New Coordinators eager to get to work

SEATTLE - It's the beginning of spring football at Washington, and no one is more excited about it than new Huskies' Defensive Coordinator Ed Donatell. After speaking with Donatell this week, two things are clear: the man loves to compete, and he's ready to do just about anything it takes to revamp a Washington defense sorely needing a pigskin makeover.

"It's the stimulation of new things that gets me going," Donatell told "When I'm stimulated, that's what drives me and makes me happy. That's why I'm looking forward to the first day."

New tight ends coach and Special Teams Coordinator Brian White knows all about that 'first day' feeling. He's experienced it at places like Wisconsin, Syracuse and Notre Dame.

"It's a great school, a great city and a tradition-laden program," he said of Washington.

Donatell and White, along with new running backs coach Steve Gervais, are hoping the infusion of new coaching blood brings the kind of success that has been so elusive during Tyrone Willingham's tenure at Montlake. At least that's the plan.

"I felt I needed to align myself with a man of incredibly high values," White said of Willingham.

"Don't look for magic right away," cautioned Donatell. "The magic will be in the culture and the process, with methods that can bring our guys along at a quick rate."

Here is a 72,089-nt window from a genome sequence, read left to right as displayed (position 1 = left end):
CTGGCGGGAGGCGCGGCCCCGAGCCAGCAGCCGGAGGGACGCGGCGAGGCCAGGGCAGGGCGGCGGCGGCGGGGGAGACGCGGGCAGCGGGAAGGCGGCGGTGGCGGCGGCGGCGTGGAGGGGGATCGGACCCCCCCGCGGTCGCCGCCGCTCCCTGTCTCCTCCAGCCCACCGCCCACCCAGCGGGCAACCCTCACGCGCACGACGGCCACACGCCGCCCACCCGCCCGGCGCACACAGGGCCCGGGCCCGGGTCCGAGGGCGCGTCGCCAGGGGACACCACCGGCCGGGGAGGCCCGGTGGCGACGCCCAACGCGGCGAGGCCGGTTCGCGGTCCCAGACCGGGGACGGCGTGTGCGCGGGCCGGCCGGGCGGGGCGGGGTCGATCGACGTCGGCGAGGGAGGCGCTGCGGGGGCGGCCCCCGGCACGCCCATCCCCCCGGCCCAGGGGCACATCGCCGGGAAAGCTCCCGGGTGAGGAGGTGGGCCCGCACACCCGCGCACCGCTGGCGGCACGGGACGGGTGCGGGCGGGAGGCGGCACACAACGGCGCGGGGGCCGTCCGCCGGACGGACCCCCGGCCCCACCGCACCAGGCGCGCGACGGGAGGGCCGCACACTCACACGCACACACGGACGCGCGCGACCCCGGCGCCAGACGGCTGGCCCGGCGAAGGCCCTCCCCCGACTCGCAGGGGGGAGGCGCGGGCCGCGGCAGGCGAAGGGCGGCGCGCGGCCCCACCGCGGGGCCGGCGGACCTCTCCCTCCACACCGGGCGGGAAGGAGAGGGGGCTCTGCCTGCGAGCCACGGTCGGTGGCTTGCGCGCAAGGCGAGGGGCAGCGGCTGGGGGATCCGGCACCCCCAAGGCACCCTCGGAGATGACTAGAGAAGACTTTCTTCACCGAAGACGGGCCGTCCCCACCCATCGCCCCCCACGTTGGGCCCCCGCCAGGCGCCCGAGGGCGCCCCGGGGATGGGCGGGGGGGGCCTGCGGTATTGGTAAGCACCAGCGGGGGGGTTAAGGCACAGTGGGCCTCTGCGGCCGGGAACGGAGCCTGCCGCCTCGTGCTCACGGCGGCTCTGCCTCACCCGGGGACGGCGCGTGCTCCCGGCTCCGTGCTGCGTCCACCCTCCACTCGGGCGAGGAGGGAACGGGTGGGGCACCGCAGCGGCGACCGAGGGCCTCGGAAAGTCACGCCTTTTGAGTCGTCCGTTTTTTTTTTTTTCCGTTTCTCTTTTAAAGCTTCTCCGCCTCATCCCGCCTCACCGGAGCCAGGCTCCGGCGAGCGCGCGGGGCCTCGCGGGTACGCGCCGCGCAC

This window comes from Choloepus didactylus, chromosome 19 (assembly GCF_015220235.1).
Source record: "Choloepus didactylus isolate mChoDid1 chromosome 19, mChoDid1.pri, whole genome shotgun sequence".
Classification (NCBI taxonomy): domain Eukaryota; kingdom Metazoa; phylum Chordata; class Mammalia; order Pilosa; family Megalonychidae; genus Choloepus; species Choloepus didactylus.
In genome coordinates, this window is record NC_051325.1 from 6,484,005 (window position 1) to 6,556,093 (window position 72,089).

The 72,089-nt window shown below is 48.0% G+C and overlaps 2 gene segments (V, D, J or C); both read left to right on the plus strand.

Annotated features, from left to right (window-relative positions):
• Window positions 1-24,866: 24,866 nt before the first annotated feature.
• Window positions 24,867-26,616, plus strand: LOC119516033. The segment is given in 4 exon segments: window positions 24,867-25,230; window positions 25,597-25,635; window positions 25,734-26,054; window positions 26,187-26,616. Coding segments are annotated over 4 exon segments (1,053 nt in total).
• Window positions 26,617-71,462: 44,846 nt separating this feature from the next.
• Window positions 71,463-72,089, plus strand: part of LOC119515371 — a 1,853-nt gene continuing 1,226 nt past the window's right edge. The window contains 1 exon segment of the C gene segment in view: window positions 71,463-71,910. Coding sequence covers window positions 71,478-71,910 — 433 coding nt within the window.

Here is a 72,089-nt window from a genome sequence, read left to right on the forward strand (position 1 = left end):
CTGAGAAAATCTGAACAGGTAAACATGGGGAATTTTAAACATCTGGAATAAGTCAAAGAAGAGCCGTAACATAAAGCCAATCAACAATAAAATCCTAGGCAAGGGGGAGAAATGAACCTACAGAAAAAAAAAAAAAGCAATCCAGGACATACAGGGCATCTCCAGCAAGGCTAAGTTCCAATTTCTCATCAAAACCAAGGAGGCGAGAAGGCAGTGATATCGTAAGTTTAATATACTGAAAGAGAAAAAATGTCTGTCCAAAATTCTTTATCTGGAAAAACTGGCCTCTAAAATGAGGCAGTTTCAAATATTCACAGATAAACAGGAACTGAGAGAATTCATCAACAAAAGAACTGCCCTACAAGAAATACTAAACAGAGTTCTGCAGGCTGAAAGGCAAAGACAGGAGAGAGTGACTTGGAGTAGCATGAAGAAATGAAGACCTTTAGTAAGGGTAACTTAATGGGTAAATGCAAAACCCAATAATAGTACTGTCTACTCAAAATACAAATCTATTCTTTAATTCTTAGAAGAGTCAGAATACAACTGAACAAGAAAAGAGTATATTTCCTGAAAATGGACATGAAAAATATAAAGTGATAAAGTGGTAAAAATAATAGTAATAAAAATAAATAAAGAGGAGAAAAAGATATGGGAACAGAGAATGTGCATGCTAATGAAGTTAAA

Gone are Kent Baer, Trent Miles and Bob Simmons - three coaches that have either coached with Willingham for a long period of time, or have been closely aligned as professional colleagues. In are three coaches that aren't nearly as tied to the Willingham way of doing things. So that begs the question - how quickly will it take for the chemistry to be built up with all the members of this revamped staff?

We could find out the answer to that question as early as today - the first day of spring football for the Huskies. "That's when their personalities, their leadership, their knowledge and how they relate to our young men will make a real difference and be another spark for us," Willingham said. He added that Donatell's strengths as a coordinator are attitude, knowledge, experience and ability to communicate.

"He (Donatell) brings a positive approach to everything, and hopefully that's another part of the chemistry that will help our football team grow."